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5 Or. St. B. Bull. 1 (1944-1945)

handle is hein.barjournals/osbb0005 and id is 1 raw text is: OREGON STATE BAR
BUL LETIN
11,1. V.    OCTOBER, 1944  No. 1

FRANCIS E. MARSH
HEADS OREGON BAR
Francis E. Marsh, member of the Mc-
Minnville firm of Vinton, Marsh & Marsh,
was elected president of Oregon State Bar
at the meeting of the board of governors at
Hotel Gearhart and introduced to the con-
vention at its final session in the same
place.
He was presented to the convention by
President John F. Kilkenny after he had
been escorted to the stage by Judge James
W. Crawford and J. B. Bedingfield, also
members of the board. The announcement
provoked a storm of applause from the
members of the bar present.
John L. Foote, who has practiced at St.
Helens for 25 years, was elected vice-presi-
dent while Frederick M. Sercombe, Port-
land, was re-elected secretary and Arthur
H. Lewis, also Portland, was re-elected
treasurer.
Marsh was born at Decorah, Ia. June
17, 1900, obtaining  his early education
there and coming to Oregon in 1918. He at-
tended the University of Washington from
whiich he graduated in 1923 and the same
year was admitted to the Oregon bar. He
has been active for many years in Ameri-
can Legion, Masonic and civic affairs.
For two years he served as district at-
torney of Jefferson county and was as-
sistant United States attorney in Portland
from 1927 to 1930. For a time he practiced
law in Portland and in 1935 went to Mc-
Minnville where he has been since that
time. lie is married and has two sons,
one now in the navy.
Foote was district attorney at St. Helens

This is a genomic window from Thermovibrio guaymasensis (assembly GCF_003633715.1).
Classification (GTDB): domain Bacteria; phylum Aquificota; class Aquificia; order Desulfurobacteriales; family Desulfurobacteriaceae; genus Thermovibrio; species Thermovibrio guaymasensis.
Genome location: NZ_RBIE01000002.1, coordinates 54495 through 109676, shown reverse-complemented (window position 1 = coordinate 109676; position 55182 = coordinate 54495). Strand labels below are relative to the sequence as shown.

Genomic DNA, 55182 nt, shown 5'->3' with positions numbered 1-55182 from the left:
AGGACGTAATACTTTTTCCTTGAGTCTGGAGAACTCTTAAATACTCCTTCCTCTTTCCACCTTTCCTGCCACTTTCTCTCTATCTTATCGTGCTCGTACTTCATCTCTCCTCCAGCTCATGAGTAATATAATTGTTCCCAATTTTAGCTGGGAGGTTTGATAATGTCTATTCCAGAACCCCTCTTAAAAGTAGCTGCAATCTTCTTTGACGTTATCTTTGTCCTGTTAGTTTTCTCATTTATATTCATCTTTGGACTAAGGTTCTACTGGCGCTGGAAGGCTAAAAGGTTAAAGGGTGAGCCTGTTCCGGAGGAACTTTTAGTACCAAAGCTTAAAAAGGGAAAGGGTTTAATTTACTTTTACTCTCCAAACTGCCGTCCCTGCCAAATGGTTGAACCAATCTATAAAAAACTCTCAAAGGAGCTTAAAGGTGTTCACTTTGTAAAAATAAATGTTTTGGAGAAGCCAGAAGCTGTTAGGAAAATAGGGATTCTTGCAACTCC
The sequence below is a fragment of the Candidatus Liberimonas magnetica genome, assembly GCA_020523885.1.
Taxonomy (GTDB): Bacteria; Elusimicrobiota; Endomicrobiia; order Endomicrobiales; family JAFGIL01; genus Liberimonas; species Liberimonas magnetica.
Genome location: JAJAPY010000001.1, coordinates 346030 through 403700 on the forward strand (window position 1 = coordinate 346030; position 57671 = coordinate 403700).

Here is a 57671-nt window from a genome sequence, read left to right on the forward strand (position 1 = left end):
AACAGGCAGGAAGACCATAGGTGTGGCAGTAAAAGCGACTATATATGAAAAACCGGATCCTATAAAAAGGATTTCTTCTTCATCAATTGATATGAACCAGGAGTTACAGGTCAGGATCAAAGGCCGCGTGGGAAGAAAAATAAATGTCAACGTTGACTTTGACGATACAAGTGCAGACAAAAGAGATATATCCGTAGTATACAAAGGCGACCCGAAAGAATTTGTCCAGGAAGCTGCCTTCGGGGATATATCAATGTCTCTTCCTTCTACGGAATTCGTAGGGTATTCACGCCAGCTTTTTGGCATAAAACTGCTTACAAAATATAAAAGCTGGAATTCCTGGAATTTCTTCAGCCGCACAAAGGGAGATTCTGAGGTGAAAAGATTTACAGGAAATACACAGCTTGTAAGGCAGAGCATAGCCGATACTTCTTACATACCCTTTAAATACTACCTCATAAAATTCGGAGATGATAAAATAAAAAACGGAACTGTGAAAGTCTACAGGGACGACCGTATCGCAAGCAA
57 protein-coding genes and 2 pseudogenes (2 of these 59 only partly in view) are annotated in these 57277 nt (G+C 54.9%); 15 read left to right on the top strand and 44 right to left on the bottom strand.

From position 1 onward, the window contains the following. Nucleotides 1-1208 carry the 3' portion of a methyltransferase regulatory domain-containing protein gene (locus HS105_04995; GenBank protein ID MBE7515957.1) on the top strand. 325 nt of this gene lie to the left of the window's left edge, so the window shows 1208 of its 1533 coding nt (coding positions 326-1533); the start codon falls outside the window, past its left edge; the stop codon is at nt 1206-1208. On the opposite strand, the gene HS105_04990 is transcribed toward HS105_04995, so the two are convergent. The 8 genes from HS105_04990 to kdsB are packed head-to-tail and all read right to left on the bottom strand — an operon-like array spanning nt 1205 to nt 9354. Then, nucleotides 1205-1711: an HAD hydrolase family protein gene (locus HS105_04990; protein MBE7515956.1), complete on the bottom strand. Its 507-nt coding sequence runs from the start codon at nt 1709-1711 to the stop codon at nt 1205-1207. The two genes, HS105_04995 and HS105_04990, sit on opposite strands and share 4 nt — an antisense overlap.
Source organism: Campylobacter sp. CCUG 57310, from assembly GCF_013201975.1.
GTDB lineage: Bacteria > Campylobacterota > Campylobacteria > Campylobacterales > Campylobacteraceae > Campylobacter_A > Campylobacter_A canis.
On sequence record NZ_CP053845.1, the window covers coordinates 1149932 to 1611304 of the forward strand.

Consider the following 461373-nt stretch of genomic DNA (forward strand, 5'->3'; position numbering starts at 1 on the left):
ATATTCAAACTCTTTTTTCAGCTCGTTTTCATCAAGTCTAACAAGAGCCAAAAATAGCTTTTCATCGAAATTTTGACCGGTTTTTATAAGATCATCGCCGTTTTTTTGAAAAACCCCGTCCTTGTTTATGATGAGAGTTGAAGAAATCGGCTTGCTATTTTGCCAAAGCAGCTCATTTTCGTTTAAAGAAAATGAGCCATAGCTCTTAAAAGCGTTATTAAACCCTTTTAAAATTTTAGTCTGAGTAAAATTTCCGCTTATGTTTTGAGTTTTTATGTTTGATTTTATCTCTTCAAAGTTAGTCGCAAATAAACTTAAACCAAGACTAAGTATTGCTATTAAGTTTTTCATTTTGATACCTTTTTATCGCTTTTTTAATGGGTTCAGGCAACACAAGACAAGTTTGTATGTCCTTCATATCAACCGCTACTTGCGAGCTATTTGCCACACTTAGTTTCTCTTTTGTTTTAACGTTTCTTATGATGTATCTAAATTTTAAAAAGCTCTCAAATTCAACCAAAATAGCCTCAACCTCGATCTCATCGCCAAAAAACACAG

for 12 years and is past president of the
district attorneys' association of Oregon.
He served for several years on the griev-
ance committee before the formation of
Oregon State Bar. He was boin in Kansas,
came to Oregon in 1905 and was admitted
to the bar in 1918. He is lieutenant gover-
nor of the Pacific Northwest district of Ki-
wanis and holds office in the Knights of
Pythias. He has a wife and two children.
Tribute to*the service of President Kil-
kenny was paid by the members of the bar
following the completion of his term of
office. On behalf of the board and other
members of the bar, the new president pre-
sented a beautiful pocket watch to Kil-
kenny as an expression of the appreciation
for his service.
Work of the board of governors in rais-
ing the standards of the profession was
praised by Judge James Alger Fee and the
service of Charles R. Spackman, Jr., Bruce
Spaulding and Otto J. Frohnmayer, who
with Kilkenny, completed their terms and.
(Continued on Page 3, Column 1)

PRESIDENT'S MESSAGE
By JOHN F. KILKENNY
Address on Intolerance Before Oregon
State Bar at Annual Meeting at
Gearhart.
My remarks shall be brief. Th;s brief-
ness, however, does not at all detract from
the importance of the subject. I shall ad-
dress you on the duty of the American law-
yer in the battle against the intolerance of
today.
During the past decade, we have noticed
a growing tendency on the part of our peo-
ple to pit class against class, creed against
creed, race against race. Unfortunately this
tendency has not only been condoned, but
actually fostered and encouraged by certain
individuals holding high and honored of-
fices in the governments of our states and
nation. We have observed those high in the
executive branch of our national govern-
ment preach the un-American doctrine of
class hatred, labor against capital, capital
against labor. We have observed the chief
executives of some of our states preach a
doctrine of race against race, white against
colored. We have heard, on literally hun-
dreds of occasions, the otherwise honored
and highly respected pe,:son remark, when
discussing his dislike for certain of our